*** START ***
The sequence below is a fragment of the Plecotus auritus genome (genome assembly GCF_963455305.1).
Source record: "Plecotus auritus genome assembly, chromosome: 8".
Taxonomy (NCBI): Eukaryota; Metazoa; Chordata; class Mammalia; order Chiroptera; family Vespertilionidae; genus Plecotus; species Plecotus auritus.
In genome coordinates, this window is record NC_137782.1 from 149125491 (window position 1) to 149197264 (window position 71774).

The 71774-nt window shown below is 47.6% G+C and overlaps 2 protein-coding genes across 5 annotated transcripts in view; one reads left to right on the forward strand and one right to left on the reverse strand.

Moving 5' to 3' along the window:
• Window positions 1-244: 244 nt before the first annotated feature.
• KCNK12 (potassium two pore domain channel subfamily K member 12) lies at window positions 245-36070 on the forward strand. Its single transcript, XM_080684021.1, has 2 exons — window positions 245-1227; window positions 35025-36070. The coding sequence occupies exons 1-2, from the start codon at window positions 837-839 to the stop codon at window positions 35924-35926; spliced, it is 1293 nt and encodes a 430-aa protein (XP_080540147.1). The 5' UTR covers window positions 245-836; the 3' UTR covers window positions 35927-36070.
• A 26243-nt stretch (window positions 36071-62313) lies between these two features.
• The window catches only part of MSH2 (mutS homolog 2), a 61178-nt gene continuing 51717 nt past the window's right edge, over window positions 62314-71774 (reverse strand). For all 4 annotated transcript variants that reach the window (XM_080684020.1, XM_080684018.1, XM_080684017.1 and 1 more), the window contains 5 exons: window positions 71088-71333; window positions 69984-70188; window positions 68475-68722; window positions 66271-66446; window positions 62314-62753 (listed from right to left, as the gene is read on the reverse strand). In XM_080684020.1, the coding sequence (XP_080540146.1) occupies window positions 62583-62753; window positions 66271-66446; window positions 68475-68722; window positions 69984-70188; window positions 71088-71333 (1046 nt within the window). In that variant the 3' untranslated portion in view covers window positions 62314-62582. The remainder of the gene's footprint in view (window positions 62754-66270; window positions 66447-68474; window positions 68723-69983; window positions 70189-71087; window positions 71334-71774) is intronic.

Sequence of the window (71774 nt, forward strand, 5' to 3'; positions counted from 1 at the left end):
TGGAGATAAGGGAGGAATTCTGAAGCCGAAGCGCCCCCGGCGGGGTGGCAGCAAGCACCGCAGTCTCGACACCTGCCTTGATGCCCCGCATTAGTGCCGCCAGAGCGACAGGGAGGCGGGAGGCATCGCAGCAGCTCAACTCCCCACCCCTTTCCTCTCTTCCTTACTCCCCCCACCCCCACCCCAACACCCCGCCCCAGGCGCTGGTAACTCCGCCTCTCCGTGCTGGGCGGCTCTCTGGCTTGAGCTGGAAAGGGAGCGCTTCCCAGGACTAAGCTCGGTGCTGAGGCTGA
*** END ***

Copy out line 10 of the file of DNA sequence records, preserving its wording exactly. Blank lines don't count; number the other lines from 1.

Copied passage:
• The window catches only part of MSH2 (mutS homolog 2), a 61178-nt gene continuing 51717 nt past the window's right edge, over window positions 62314-71774 (reverse strand). For all 4 annotated transcript variants that reach the window (XM_080684020.1, XM_080684018.1, XM_080684017.1 and 1 more), the window contains 5 exons: window positions 71088-71333; window positions 69984-70188; window positions 68475-68722; window positions 66271-66446; window positions 62314-62753 (listed from right to left, as the gene is read on the reverse strand). In XM_080684020.1, the coding sequence (XP_080540146.1) occupies window positions 62583-62753; window positions 66271-66446; window positions 68475-68722; window positions 69984-70188; window positions 71088-71333 (1046 nt within the window). In that variant the 3' untranslated portion in view covers window positions 62314-62582. The remainder of the gene's footprint in view (window positions 62754-66270; window positions 66447-68474; window positions 68723-69983; window positions 70189-71087; window positions 71334-71774) is intronic.